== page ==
White, Joshua M.

Colloquium in Middle East History

Captive Mediterranean: Human Trafficking and Holy War
HIME
4511
Undergraduate
Fall
2017

This course explores the practice of slave-raiding and human trafficking throughout the Mediterranean between roughly 1450 and 1815, the religious justifications and economic motivations that underpinned it, and its social and political consequences. It focuses on the  experience of the captives, the pirates and corsairs who took them, the city-states in Europe and North Africa that housed them, and the middlemen who grew rich arranging their ransom or sale. Readings consist of primary sources in translation (including captivity narratives, memoirs, and diplomatic accounts) and scholarly books and articles.

Course Instructor: 
Maximum Enrollment: 
12
Course Type: 

History of the Middle East and North Africa, ca. 500-ca.1500

HIME
2001
Undergraduate
Fall
2017

Explores the history of the Middle East and North Africa from late antiquity to the rise to  superpower status of the Ottoman Empire in the 16th century. Topics include the formation of Islam and the first Arab-Islamic conquests; the fragmentation of the empire of the caliphate; the historical development of Islamic social, legal, and political institutions; science and philosophy; and the impact of invaders (Turks, Crusaders, and Mongols).

Course Instructor: 
Maximum Enrollment: 
60
Course Type: 
Discussion Sections: 
3

Slavery in the Middle East and Ottoman Empire

HIME
5053
Graduate
Spring
2017

This course explores the practice of slavery in its various forms in the Middle East and North Africa, from pre-Islamic times through the abolition of the slave trade in the late nineteenth-century Ottoman Empire, and considers its impact on the political, military, social, and economic histories of the wider region. Topics include: the sources of slaves and the slave trade; the social and economic functions of slavery; law and slavery; manumission practices; the slave-soldier phenomenon; captivity and ransom; questions of religion, gender and race; imperialism and the movement towards abolition.

This discussion-based class is open to graduate students and advanced undergraduates who have taken at least one HIME course previously. Weekly readings—mostly scholarly books and articles—will average 150-200 pages. Evaluation is based on participation, weekly response papers, and a final research paper.

Course Instructor: 
Maximum Enrollment:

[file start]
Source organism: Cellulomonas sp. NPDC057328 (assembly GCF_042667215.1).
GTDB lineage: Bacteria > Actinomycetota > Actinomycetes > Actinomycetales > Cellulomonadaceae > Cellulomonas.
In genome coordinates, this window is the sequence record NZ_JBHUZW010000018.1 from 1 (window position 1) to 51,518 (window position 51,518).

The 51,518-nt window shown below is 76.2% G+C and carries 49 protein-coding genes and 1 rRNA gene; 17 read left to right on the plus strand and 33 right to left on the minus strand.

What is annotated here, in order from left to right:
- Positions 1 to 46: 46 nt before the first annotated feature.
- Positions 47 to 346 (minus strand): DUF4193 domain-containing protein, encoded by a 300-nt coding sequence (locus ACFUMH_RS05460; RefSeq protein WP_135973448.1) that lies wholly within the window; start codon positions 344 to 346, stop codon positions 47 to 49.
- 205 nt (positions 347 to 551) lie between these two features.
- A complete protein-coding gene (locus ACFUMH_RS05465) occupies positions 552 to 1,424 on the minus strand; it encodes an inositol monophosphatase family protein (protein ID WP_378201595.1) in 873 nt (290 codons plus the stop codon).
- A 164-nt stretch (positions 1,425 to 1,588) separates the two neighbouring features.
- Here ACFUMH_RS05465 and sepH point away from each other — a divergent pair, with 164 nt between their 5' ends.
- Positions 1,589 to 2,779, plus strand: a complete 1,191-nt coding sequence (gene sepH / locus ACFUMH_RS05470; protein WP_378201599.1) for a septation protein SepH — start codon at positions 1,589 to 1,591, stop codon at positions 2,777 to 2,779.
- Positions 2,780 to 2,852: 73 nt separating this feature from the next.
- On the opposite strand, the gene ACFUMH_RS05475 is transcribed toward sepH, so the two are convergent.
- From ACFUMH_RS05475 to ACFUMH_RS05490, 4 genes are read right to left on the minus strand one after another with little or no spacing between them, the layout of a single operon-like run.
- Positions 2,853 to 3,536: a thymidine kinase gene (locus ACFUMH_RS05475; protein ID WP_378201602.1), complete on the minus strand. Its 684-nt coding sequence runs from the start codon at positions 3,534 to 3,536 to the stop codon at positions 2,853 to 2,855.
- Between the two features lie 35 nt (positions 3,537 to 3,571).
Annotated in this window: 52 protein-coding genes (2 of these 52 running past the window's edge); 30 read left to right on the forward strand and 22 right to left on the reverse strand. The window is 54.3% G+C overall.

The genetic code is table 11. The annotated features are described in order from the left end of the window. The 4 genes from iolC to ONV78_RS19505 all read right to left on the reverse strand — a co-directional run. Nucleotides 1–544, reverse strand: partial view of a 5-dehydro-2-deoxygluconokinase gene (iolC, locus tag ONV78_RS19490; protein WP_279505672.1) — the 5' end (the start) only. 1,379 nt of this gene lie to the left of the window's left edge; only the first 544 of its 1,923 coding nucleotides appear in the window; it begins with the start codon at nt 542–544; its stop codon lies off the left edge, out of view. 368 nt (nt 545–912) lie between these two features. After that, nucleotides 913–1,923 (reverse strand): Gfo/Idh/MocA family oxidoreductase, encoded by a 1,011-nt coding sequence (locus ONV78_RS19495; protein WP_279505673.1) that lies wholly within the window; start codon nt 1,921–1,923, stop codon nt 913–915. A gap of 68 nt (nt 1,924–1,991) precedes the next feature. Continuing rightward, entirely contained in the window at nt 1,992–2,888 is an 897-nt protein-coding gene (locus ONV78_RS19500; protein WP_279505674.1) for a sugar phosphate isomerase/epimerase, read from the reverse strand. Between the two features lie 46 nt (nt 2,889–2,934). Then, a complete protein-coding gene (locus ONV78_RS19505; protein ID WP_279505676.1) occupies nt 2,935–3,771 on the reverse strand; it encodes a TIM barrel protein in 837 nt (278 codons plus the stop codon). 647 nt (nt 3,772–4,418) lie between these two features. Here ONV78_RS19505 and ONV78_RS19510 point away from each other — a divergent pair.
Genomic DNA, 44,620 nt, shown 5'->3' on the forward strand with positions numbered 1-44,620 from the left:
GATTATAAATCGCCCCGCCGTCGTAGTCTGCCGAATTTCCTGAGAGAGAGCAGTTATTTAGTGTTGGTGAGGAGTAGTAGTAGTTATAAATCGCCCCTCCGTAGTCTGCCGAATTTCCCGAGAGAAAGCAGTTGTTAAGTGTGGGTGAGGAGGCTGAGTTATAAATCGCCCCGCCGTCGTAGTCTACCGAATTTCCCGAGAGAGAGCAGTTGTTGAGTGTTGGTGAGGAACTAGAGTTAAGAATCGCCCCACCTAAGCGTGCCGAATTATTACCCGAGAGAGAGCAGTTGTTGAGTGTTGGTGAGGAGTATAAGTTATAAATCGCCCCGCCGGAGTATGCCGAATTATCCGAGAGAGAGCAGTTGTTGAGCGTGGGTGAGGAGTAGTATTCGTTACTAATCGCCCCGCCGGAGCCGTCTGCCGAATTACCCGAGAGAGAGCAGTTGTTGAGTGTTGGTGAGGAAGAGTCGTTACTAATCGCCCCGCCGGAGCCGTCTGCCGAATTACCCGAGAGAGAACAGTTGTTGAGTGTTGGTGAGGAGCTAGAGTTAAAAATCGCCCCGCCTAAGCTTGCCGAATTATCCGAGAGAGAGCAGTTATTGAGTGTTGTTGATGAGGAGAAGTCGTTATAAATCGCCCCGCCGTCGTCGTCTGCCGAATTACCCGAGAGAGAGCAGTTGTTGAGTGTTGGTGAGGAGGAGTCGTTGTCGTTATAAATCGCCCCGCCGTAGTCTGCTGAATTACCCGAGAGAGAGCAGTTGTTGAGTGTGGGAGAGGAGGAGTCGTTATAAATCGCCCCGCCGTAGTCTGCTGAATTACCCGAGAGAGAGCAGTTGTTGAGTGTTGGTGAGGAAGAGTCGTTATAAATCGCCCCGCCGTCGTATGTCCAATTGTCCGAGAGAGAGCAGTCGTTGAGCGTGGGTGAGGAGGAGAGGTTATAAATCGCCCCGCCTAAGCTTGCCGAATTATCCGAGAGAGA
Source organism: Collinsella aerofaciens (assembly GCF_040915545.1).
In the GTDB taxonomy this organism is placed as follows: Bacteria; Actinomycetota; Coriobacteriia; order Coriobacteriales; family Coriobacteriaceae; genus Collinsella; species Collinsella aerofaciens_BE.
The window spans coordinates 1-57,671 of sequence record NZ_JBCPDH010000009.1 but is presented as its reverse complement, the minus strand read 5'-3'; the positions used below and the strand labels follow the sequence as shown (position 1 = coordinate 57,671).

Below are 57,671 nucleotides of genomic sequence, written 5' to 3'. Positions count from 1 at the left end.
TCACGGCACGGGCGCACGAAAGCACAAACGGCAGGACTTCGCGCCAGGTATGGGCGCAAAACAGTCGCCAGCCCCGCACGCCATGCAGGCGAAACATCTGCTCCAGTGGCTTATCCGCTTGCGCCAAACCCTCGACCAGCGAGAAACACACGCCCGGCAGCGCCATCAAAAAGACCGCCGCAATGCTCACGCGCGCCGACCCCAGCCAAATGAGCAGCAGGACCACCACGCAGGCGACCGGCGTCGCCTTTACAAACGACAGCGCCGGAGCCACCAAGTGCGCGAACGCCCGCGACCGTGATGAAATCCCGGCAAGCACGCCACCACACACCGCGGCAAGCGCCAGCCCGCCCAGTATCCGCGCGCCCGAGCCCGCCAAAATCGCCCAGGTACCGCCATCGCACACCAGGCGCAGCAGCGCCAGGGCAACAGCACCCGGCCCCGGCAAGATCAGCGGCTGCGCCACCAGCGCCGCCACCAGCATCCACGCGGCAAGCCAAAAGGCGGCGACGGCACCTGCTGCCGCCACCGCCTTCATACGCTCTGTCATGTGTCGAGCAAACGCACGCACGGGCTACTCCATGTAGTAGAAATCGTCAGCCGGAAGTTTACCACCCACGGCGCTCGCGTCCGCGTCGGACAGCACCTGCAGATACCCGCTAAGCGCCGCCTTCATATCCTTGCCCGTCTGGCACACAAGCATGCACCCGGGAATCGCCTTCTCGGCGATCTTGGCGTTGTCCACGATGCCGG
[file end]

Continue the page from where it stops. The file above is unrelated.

10
Course Type: 

From Nomads to Sultans: the Ottoman Empire, 1300-1700

HIME
3192
Undergraduate
Spring
2017

A survey of the history of the Ottoman Empire from its obscure origins around 1300 to 1730, this course explores the political, military, social, and cultural history of this massive, multi-confessional, multi-ethnic, inter-continental empire which, at its height, encompassed Central and Southeastern Europe, the Caucasus, the Middle East, and North Africa. No previous study of history required.

 

Course Instructor: 
Maximum Enrollment: 
45
Course Type: 

Tutorial in the History of the Medieval Middle East and North Africa

HIME
9023
Graduate
Fall
2016

This tutorial surveys the historiography of the medieval Middle East and North Africa (broadly construed), from pre-Islamic Arabia through the Ottoman conquest of the Mamluk Sultanate, which reunified the eastern half of the Mediterranean for the first time in a millenium. Readings introduce the major dynasties between Iberia and Central Asia, from the Umayyads to the Ottomans, and the seminal texts that have shaped the field.

Course Instructor: 

Colloquium in Middle East History

Tourist,Pilgrim, Soldier, Spy: Travel and Travel-Writing in the Middle East and Mediterranean
HIME
4511
Undergraduate
Fall
2016

This seminar explores the rise of travel and travel-writing in the Mediterranean and Middle East between 1000-1800 and the role Muslim, Christian, and Jewish travelers played in fostering trade and cultural exchange and shaping views of the "other." Readings will consist of a wide variety of travel narratives in translation as well as scholarly books and articles. Topics include: pilgrims, missionaries, and itinerant scholars; crusaders and mercenaries; captives and corsairs; genres of Arabic, Turkish, and European-language travel narratives; geography and ethnography. 

Course Instructor: 

History of the Middle East and North Africa, ca. 570-ca.1500

HIME
2001
Undergraduate
Fall
2016

Explores the history of the Middle East and North Africa from late antiquity to the rise to  superpower status of the Ottoman Empire in the 16th century. Topics include the formation of Islam and the first Arab-Islamic conquests; the fragmentation of the empire of the caliphate; the historical development of Islamic social, legal, and political institutions; science and philosophy; and the impact of invaders (Turks, Crusaders, and Mongols).

Course Instructor: 
Subscribe to White, Joshua M.

Corcoran Department of History
University of Virginia
Nau Hall - South Lawn
Charlottesville, VA 22904

  

Contact:
(434) 924-7147
(434) 924-7891
M-F 8am to 4:30pm
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